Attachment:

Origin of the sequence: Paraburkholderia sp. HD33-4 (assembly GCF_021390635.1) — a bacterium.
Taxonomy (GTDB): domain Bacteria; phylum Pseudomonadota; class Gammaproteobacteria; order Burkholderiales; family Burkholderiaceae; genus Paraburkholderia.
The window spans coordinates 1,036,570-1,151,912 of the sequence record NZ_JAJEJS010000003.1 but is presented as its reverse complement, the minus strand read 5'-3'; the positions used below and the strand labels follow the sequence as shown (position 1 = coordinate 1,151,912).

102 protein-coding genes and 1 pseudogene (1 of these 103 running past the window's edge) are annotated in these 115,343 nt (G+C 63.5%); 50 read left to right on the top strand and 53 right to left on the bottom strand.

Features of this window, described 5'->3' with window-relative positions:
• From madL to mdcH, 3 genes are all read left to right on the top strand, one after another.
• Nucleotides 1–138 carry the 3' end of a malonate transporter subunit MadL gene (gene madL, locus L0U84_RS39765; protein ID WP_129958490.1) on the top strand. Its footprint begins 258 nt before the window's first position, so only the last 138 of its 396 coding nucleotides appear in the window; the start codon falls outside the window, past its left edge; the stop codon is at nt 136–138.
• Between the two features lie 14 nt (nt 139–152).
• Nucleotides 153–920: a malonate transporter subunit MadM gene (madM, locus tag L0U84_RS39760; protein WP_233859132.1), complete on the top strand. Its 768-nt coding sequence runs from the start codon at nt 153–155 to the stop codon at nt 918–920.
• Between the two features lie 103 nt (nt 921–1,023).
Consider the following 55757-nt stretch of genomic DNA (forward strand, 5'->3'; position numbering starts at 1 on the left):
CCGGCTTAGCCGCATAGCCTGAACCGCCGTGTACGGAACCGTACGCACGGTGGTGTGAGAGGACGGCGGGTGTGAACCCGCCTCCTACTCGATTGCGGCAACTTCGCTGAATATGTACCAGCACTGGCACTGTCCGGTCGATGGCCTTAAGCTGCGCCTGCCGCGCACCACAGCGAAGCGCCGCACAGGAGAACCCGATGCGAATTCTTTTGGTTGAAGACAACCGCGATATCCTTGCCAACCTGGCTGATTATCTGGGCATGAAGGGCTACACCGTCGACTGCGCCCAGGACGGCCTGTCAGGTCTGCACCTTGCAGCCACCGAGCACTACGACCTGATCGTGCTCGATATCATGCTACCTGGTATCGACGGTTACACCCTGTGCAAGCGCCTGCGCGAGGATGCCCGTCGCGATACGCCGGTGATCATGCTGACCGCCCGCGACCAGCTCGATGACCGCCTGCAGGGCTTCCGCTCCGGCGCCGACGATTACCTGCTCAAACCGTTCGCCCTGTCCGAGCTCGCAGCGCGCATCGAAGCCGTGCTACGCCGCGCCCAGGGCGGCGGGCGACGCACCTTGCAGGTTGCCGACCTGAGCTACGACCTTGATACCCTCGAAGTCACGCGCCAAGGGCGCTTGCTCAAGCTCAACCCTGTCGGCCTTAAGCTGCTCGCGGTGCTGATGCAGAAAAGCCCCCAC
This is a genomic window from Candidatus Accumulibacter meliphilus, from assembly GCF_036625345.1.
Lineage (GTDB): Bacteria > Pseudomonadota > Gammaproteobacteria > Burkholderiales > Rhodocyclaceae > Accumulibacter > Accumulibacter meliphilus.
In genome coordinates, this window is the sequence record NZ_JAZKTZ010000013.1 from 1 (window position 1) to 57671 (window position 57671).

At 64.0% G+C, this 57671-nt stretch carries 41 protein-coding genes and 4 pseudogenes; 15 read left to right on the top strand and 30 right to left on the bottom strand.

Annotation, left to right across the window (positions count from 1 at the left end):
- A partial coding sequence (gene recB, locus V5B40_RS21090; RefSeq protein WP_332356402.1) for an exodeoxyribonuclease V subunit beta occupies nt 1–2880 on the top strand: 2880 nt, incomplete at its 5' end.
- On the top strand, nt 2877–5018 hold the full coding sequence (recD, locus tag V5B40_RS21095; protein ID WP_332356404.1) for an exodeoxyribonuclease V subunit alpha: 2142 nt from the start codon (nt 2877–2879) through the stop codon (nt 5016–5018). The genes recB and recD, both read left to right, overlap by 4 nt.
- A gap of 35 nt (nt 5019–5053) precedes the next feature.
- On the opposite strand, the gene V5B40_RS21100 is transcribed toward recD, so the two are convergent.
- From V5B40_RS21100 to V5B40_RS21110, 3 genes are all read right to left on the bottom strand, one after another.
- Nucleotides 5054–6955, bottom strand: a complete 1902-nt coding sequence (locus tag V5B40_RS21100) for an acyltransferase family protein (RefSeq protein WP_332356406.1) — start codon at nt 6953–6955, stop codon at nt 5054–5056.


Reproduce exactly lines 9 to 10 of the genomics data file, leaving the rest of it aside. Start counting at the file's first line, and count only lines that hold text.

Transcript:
• Nucleotides 153–920: a malonate transporter subunit MadM gene (madM, locus tag L0U84_RS39760; protein WP_233859132.1), complete on the top strand. Its 768-nt coding sequence runs from the start codon at nt 153–155 to the stop codon at nt 918–920.
• Between the two features lie 103 nt (nt 921–1,023).